Innovation for Added Value: Experimentation With Aluminium in the Fine Crafts and Design.
|dc.identifier.citation||Worden, Suzette. 2004. Innovation for Added Value: Experimentation With Aluminium in the Fine Crafts and Design, in Redmond, J. and Durling, D. and de Bono, A. (ed), Futureground: Design Research Society International Conference, 17-21 November 2004, pp. 237-244. Melbourne, Australia: Monash University, Faculty of Art & Design.|
Aluminium is often described as a 'material of accents'. Although an essential component of everyday life, it has never overwhelmed the design landscape but has been associated with multiple attributes including preciousness, versatility, economy, strength and lightness.In the 19th century aluminium failed, unlike plastics, to pass itself off as a substitute material. When accepted on its own terms aluminium made its reputation based on its aesthetic neutrality. It is also popular for its lightness, malleability and ability to be recycled and ability to be transformed through printing and colouring. More recently aluminium has become part of aesthetic statements about technology in the work of Ron Arad and Marc Newson. Aluminium has been the subject of popular academic attention through the publication Aluminum By Design, edited by Sarah Nichols and published in 2000, which accompanied a Carnegie Museum of Art (Pittsburgh USA) travelling exhibition. This has brought fresh attention to the potential of this area for historical and critical investigation.In this paper it will be argued that areas for further investigation include:a deeper understanding of the aesthetic properties of aluminium products in the context of its use both as a precious 'art' material and within the production of mass consumer goods.a critical understanding of materials innovation within design and craft in AustraliaThis will be demonstrated through the discussion and contextualisation of a project that aims to explore the innovative use of aluminium in craft and product design. Form: Contemporary Craft and Design Inc, (the Western Australian based craft and design organisation) is in partnership with Alcoa to explore the innovative use of aluminium in craft and product design through a series of projects over three years. The dynamics (communication and collaboration) between industry, arts organisations, education and the public within this project will be discussed to provide a regionally specific understanding of current debates and interpretations of design. In particular this discussion will consider issues highlighted by The Myer Report (Commonwealth Department of Communications, Information Technology and the Arts 2002. Report of the Contemporary Visual Arts and Crafts Inquiry) which describes the commercial contemporary visual arts and craft sector and its interaction with the wider economy as a network, or chain, of individuals, businesses and organizations, with craft practitioners at the supply end. This will include considering what kinds of conditions are most conducive for the promotion of materials innovation as part of a wider creative, cultural discourse and for economic growth.The research investigates: (1) the channels of communication through which contributions to effective innovative solutions are disseminated (2) the nature of value-adding and impact value of the creative arts.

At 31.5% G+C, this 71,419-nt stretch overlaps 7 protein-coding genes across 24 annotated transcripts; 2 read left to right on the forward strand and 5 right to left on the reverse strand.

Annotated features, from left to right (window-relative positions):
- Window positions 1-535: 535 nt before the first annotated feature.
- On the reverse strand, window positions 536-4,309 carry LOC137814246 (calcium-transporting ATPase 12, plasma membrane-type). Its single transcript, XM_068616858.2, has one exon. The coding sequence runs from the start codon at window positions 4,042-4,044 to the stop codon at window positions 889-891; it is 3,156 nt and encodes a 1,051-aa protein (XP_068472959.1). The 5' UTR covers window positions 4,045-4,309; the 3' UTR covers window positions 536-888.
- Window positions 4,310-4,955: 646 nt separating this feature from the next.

|dc.publisher||Monash University, Faculty of Art & Design|
|dc.subject||design in Western Australia|
|dc.title||Innovation for Added Value: Experimentation With Aluminium in the Fine Crafts and Design.|
|dcterms.source.title||Futureground: Design Research Society International Conference, 2004, volume 2: Proceedings CD-Rom|
|dcterms.source.conference||Futureground: Design Research Society International Conference, 2004|
|dcterms.source.conference-start-date||17-21 November 2004|
|dcterms.source.place||Caulfield East, 3145, Melbourne, Australia|
|curtin.faculty||Division of Humanities|
|curtin.faculty||Faculty of Built Environment, Art and Design (BEAD)|
|curtin.faculty||Department of Design|